After posting an OPS of 1.056 in April, outfielder Bryce Brentz has continued his assault on South Atlantic League pitching into May. Picking up 8 extra-base hits in his last 10 games, Brentz is currently riding a 22-game hitting streak and has reached base safely in 30 of 31 games thus far into the season. Possessing solid-average-to-better power potential and the ability to drive the ball to all fields with authority, he’s made strides with being more selective and keeping his hands back during his stride to wrap the bat around the ball less in the early goings of 2011. Brentz is likely to have his approach pushed further and have more of a challenge hitting better executed pitches when he moves up a level, but he’s been proving he can make adjustments early in his professional career…Spending last season being stretched out as a starter, Salem right-hander Kendal Volz has seen his stuff play up much better in a relief role to start 2011. Covering 16.0 innings of work, Volz has struck out 19 batters and continued to exhibit solid control in issuing only 4 free passes. Featuring a low-90s fastball with some late sink and the ability to touch higher when he is reaching back, he gets much more consistent movement with the pitch in shorter outings and it has been flattening out less within the strike zone. Also working in a low-80s slider, Volz has the potential to have two solid pitches at his disposal with which to attack hitters. At times, his slider can show more power break and if he can push his feel to constantly create that type of depth, it has the potential to become more of a swing and miss pitch…A standout in the Red Sox’ 2010 Fall Instructional League and earning an aggressive full-season placement out of Spring Training, Greenville second baseman Sean Coyle has drawn solid reviews so far on the season. Despite currently batting .233, Coyle has put up an impressive .383 on-base percentage and is slugging .467, which includes 4 home runs. Standing 5’8’’, he has surprising pop in his bat, mostly due to a very strong lower body and the excellent bat speed he generates via his compact stroke. Coyle shows a sweet spot for power into the left-center field gap and has the type of bat control to profile as a plus hitter for average as he continues to settle into his professional career…PawSox lefty Felix Doubront has struck out 13 batters in 7.2 innings since returning to the Minors. Seemingly in the mix for a spot in the major league bullpen prior to going down with elbow tightness early in Spring Training, Doubront has worked himself back into form after the injury and more of an emergency call-up to the big leagues. Making strong development strides with the crispness of his arsenal in the last couple of seasons, his next step lies with improving his command within the strike zone and limiting his bouts of wildness, which stem from landing too much off to the side out of his delivery and his arm dragging. With a string of consistent appearances in Triple-A, Doubront can push himself back into the mix as a contributor this season and solidify himself as a long-term member of the Red Sox pitching staff.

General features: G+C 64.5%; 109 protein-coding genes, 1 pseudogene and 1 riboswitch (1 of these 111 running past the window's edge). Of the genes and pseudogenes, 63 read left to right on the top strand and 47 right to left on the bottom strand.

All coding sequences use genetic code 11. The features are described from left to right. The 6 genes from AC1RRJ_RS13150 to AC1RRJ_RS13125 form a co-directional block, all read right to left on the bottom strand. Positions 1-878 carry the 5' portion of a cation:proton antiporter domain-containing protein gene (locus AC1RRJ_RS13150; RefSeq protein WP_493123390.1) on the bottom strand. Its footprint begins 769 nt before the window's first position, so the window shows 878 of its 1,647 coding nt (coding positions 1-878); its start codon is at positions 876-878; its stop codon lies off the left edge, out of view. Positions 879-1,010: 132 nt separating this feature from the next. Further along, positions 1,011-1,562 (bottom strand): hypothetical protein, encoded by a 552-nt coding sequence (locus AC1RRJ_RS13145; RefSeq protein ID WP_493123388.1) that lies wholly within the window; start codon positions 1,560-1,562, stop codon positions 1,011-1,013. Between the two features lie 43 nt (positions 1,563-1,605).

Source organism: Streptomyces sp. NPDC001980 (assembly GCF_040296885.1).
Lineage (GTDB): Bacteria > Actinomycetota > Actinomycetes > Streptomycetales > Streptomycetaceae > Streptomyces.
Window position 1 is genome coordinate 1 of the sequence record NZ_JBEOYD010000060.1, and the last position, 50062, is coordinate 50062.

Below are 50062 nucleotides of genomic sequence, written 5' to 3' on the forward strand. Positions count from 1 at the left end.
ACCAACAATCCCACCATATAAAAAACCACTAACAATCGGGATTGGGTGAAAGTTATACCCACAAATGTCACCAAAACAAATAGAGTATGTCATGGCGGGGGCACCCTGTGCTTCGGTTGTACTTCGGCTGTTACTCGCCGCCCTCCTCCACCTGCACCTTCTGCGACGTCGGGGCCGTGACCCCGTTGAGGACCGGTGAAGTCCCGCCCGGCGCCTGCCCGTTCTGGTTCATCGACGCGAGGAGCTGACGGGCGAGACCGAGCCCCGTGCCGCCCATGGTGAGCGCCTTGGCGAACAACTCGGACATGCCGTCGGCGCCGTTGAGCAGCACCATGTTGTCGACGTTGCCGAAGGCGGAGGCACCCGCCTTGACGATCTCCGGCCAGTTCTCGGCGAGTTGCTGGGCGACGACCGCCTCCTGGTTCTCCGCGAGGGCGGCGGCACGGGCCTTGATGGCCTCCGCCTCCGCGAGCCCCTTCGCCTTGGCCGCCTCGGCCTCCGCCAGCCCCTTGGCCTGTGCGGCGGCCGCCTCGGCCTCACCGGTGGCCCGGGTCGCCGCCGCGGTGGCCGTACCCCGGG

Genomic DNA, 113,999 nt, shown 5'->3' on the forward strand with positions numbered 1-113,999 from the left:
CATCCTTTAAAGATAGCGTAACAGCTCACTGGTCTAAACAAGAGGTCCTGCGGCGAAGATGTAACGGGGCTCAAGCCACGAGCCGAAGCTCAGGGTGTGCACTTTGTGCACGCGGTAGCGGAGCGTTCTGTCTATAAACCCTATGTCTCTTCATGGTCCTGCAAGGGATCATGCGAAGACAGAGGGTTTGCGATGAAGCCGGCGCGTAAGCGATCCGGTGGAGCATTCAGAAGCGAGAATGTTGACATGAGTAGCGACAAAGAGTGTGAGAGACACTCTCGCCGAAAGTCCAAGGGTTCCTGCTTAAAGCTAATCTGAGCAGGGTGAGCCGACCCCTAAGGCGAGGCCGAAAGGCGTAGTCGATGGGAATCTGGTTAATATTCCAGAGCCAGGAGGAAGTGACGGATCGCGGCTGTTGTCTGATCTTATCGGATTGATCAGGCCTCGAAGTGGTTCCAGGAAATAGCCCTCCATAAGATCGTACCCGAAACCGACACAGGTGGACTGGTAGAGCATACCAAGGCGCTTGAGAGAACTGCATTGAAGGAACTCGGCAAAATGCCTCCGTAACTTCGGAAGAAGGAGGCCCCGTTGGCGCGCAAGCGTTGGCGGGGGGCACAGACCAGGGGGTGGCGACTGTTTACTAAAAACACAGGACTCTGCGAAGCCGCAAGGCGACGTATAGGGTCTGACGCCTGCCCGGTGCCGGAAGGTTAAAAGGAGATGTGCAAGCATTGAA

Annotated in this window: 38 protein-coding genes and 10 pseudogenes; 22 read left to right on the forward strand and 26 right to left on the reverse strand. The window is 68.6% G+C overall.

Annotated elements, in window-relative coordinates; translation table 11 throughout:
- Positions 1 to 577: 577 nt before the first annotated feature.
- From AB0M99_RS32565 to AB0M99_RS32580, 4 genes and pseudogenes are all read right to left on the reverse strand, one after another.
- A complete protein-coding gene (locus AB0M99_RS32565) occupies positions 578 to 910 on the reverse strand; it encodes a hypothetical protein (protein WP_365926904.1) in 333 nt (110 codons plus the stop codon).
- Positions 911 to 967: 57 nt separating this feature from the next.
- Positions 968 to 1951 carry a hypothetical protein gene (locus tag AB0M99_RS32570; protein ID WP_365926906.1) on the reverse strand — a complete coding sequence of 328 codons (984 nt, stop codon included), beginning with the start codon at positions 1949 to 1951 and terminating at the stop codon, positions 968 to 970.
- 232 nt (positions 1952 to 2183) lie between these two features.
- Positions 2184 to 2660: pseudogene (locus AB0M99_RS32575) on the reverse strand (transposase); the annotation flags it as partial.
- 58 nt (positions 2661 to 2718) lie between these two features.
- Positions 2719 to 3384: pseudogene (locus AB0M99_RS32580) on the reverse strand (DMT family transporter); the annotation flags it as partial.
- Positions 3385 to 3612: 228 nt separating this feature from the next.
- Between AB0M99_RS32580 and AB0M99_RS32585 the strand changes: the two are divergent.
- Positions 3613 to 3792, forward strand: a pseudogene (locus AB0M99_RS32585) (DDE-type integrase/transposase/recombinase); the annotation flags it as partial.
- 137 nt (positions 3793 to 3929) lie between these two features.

Trending Down

Out to a hot start in April, catcher Tim Federowicz has hit a recent skid in Double-A and is 9 for his last 41. Drilling fastballs during his hot stretch in the first month, Eastern League teams have been feeding him a steady diet of off-speed pitches lately and Federowicz has had trouble laying off of them, driving the instances of solid contact way down. An excellent defensive catcher and with the ability to be an above-average backstop at the major league level, much of his future role lies with how his bat can play against advanced pitching…In his first experience with Triple-A pitching, catcher Luis Exposito has found the adjustment to be a tough one and is off to a 12 for 66 start to his season, with only 5 extra-base hits. Exposito has been putting the ball into play as demonstrated by keeping his strikeouts down with 12, but has not been squaring the ball up with much consistency. With a longer swing and about average batspeed, it’s important for him to work to use more hands to get the head of the bat through the zone and reduce the amount he extends with his arms. Now going around the league for a second time, it’ll be interested to see if he can make some adjustments and prove he’s trending towards being capable of getting a shot in the major leagues down the line if the team needs catching help…After missing the majority of last season with a wrist injury, Salem outfielder David Mailman has yet to show he can make consistent, hard contact in High-A since first being promoted to the level halfway through 2009. 8 of his 11 hits on the season have gone for extra-bases, but there have been many instances of him rolling over fastballs most of the times he puts balls into play. Possessing a sweet swing from the left side of the plate and a good batting eye, Mailman has been unable to put much together outside of a solid 58 game stretch with Greenville in 2009 where he posted a line of .297/.357/.467…Suffering an injury to his side in Spring Training, right-handed starter Madison Younginer continues to rehab from the injury down in Extended Spring Training. Expected to break camp with Greenville and make his full-season debut after spending last season with the Lowell Spinners, things have been slow with Younginer. Needing work to clean up his delivery and learn how to consistently repeat it, some extra time of instruction is not necessarily a bad thing. With excellent raw stuff and a very live arm, he has the potential to make quicker strides once things mechanically click for him and could end up as a hard throwing late inning type in the future.